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New standards released for electric car batteries

By CAO YINGYING | China Daily | Updated: 2020-05-18 09:17
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Visitors look upon electric vehicles displayed outside an industry forum in Beijing in January. [Photo by Li Fusheng/China Daily]

Stricter requirements have also been set for electric buses due to the large number of passengers and high battery capacity in terms of collision safety, charging system and placement of the batteries.

Ma Lianhua, an auto journalist-turned industry observer in Beijing, said: "The introduction of the mandatory safety standards is necessary and timely."

He said the main concerns of customers purchasing a new energy vehicle over the past years include short ranges, charging inconvenience and safety problems.

Currently, most of electric vehicle models on the market have ranges of more than 500 km and the government is promoting the construction of charging infrastructure. There were around 1.27 million charging poles in the country as of March this year.

The top barrier against a new energy purchase then becomes safety concerns for customers, especially when they see a rise in fire-related incidents,.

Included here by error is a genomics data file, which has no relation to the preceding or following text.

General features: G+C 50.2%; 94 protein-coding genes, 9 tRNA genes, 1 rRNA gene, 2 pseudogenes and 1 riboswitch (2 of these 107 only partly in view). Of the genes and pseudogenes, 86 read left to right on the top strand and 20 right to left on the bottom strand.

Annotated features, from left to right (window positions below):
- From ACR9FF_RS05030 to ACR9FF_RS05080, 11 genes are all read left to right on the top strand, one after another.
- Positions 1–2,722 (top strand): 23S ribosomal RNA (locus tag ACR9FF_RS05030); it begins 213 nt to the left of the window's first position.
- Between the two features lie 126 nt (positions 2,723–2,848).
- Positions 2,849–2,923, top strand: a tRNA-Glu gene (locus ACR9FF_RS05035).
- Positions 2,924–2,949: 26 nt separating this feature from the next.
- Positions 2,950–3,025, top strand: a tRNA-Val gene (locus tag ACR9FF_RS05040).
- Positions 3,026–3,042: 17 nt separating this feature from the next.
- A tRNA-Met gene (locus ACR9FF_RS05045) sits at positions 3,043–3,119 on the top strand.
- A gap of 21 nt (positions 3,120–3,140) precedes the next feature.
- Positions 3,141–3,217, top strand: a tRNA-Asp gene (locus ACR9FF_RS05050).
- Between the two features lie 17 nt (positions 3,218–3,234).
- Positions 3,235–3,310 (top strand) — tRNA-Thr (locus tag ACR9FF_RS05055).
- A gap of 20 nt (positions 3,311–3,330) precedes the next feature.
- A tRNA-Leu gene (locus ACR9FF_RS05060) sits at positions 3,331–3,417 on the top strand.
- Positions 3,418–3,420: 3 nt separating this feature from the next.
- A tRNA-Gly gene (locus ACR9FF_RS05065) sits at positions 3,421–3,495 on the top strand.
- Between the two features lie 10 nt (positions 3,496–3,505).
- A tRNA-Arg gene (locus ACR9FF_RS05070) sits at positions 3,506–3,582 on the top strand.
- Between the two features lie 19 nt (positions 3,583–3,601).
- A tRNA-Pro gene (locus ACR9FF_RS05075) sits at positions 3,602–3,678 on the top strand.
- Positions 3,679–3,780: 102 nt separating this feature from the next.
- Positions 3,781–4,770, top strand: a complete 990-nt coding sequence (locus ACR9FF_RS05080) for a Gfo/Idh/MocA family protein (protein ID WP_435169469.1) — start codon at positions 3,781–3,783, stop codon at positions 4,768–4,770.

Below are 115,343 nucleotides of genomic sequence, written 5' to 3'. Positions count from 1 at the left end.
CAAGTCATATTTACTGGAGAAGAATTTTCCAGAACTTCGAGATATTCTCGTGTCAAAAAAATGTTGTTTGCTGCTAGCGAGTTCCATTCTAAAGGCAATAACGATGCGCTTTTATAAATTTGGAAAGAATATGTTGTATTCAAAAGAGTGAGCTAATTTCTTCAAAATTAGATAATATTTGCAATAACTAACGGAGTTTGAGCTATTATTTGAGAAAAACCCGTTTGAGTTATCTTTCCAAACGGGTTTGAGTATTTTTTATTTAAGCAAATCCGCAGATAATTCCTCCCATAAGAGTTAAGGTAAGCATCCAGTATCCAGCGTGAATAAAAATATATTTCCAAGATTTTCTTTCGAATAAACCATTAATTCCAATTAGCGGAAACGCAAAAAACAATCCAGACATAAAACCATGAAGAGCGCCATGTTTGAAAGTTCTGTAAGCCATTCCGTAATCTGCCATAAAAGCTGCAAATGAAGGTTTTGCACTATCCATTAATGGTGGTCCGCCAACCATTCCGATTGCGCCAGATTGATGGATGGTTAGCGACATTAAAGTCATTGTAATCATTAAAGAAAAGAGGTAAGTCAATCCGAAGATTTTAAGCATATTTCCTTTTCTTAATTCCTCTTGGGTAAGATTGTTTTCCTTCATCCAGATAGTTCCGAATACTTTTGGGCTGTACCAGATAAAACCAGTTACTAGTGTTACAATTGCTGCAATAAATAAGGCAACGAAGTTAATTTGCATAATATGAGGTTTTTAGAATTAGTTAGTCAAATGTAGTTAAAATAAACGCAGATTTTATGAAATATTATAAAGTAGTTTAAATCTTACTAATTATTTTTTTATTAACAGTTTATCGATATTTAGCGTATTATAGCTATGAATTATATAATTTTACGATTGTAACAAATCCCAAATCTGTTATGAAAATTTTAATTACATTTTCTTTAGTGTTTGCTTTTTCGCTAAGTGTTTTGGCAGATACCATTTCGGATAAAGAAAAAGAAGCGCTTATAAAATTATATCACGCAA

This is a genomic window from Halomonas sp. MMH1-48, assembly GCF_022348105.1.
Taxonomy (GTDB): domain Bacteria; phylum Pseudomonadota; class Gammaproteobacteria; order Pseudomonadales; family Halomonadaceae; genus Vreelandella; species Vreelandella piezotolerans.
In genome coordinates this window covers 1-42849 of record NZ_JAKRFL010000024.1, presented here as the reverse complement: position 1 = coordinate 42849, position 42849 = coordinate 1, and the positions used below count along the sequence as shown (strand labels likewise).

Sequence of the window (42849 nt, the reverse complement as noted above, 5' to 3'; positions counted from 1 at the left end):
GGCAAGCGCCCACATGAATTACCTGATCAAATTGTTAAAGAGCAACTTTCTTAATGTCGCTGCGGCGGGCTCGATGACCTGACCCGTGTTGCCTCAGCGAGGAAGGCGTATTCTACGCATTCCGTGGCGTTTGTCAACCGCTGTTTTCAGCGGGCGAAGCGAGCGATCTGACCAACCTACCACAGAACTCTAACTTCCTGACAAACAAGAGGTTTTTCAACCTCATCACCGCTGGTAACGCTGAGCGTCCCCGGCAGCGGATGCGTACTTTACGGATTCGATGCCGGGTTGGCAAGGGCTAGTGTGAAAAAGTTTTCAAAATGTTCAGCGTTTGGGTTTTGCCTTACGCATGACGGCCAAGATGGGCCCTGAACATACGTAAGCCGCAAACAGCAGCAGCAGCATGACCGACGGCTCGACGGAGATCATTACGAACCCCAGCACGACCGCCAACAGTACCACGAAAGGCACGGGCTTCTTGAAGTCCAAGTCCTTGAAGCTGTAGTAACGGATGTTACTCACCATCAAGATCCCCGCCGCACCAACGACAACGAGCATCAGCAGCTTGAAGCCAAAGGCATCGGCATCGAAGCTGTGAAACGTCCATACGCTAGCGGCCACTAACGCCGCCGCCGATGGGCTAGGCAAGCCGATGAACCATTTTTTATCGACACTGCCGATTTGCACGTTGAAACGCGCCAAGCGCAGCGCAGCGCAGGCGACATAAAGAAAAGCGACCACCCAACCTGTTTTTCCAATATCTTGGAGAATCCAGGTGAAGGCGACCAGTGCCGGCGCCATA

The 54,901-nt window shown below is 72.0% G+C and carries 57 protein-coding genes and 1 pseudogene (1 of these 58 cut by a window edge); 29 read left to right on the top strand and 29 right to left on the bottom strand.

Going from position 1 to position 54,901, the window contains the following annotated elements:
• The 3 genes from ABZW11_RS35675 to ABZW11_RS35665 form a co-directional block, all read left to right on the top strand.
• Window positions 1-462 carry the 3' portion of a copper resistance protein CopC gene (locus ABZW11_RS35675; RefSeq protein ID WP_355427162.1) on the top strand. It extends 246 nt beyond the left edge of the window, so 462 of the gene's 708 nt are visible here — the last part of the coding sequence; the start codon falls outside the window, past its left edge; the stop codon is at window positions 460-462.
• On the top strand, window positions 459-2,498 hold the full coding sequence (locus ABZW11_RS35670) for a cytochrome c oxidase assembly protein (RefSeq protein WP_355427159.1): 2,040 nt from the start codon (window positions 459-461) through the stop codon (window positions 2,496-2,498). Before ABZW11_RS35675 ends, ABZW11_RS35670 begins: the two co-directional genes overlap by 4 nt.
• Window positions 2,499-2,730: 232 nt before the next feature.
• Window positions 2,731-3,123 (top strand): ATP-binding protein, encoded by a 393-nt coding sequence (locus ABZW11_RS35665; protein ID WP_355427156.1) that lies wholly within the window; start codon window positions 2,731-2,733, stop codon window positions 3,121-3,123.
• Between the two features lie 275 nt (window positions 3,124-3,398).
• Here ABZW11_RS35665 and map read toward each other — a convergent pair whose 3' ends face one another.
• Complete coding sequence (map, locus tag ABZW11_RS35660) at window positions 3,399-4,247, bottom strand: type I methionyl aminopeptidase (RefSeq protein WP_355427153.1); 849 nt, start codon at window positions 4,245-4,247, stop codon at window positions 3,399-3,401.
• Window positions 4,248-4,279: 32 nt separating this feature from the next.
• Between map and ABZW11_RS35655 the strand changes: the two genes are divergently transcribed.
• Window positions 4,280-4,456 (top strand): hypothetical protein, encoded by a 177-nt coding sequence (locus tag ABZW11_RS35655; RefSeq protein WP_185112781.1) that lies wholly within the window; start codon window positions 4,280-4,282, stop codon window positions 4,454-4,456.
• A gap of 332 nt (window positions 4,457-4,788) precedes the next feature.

Five electric vehicles have caught fire this month in China so far, including one from Nissan.

The most well-known new energy vehicle producers Tesla and Nio had vehicles catch fire last year.

A total of 33,281 new energy vehicles were recalled last year, including those from Tesla, Nio and BJEV.Among them, 6,520 were recalled due to battery problems, according to the State Administration for Market Regulation.

Cao Guangping, a new energy vehicle researcher, said the regulations will provide better safety for customers and are expected to significantly reduce passenger casualty rates.

Cao said that there will be a positive impact on car companies, who will improve the design of battery modules. And the technology that measures the temperature of the battery core to avoid risks of fire will also be improved.

Ma said less competitive battery makers will be forced out of market while the top performers, such as CATL and BYD, will attract more attention, after the implementation of the safety standards.

China became the world's largest new energy vehicle market in 2015.It sold 1.2 million new energy vehicles last year, accounting for over half of all electric vehicle sales worldwide.

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